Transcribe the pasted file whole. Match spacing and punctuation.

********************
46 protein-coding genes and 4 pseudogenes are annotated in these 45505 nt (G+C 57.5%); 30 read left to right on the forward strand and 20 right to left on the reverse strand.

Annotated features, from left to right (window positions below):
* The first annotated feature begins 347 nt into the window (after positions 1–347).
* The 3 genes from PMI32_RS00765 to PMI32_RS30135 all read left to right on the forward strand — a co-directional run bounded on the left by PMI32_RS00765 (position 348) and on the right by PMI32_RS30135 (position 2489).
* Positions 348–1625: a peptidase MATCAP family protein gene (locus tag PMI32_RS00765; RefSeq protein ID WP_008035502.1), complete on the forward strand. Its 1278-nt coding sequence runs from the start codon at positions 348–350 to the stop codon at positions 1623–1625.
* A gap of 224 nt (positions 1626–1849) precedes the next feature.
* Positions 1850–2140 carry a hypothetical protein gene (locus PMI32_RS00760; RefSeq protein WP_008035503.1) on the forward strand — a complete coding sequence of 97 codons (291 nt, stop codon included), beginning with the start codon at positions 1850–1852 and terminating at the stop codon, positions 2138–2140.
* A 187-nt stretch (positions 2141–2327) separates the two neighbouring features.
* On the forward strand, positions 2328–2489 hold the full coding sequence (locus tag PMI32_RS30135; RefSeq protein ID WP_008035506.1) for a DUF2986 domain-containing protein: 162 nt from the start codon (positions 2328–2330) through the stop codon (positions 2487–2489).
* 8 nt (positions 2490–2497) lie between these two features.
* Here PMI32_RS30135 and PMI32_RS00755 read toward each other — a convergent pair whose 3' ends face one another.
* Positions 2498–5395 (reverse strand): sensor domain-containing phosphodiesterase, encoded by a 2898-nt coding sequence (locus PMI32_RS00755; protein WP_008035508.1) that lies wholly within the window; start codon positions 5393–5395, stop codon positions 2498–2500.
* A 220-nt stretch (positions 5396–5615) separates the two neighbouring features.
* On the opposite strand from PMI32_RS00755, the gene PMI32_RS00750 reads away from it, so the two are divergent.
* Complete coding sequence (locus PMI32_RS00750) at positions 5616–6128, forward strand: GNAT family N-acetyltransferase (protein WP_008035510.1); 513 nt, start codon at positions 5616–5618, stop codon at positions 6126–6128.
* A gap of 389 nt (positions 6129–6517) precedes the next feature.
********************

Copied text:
46 protein-coding genes and 4 pseudogenes are annotated in these 45505 nt (G+C 57.5%); 30 read left to right on the forward strand and 20 right to left on the reverse strand.

Annotated features, from left to right (window positions below):
* The first annotated feature begins 347 nt into the window (after positions 1–347).
* The 3 genes from PMI32_RS00765 to PMI32_RS30135 all read left to right on the forward strand — a co-directional run bounded on the left by PMI32_RS00765 (position 348) and on the right by PMI32_RS30135 (position 2489).
* Positions 348–1625: a peptidase MATCAP family protein gene (locus tag PMI32_RS00765; RefSeq protein ID WP_008035502.1), complete on the forward strand. Its 1278-nt coding sequence runs from the start codon at positions 348–350 to the stop codon at positions 1623–1625.
* A gap of 224 nt (positions 1626–1849) precedes the next feature.
* Positions 1850–2140 carry a hypothetical protein gene (locus PMI32_RS00760; RefSeq protein WP_008035503.1) on the forward strand — a complete coding sequence of 97 codons (291 nt, stop codon included), beginning with the start codon at positions 1850–1852 and terminating at the stop codon, positions 2138–2140.
* A 187-nt stretch (positions 2141–2327) separates the two neighbouring features.
* On the forward strand, positions 2328–2489 hold the full coding sequence (locus tag PMI32_RS30135; RefSeq protein ID WP_008035506.1) for a DUF2986 domain-containing protein: 162 nt from the start codon (positions 2328–2330) through the stop codon (positions 2487–2489).
* 8 nt (positions 2490–2497) lie between these two features.
* Here PMI32_RS30135 and PMI32_RS00755 read toward each other — a convergent pair whose 3' ends face one another.
* Positions 2498–5395 (reverse strand): sensor domain-containing phosphodiesterase, encoded by a 2898-nt coding sequence (locus PMI32_RS00755; protein WP_008035508.1) that lies wholly within the window; start codon positions 5393–5395, stop codon positions 2498–2500.
* A 220-nt stretch (positions 5396–5615) separates the two neighbouring features.
* On the opposite strand from PMI32_RS00755, the gene PMI32_RS00750 reads away from it, so the two are divergent.
* Complete coding sequence (locus PMI32_RS00750) at positions 5616–6128, forward strand: GNAT family N-acetyltransferase (protein WP_008035510.1); 513 nt, start codon at positions 5616–5618, stop codon at positions 6126–6128.
* A gap of 389 nt (positions 6129–6517) precedes the next feature.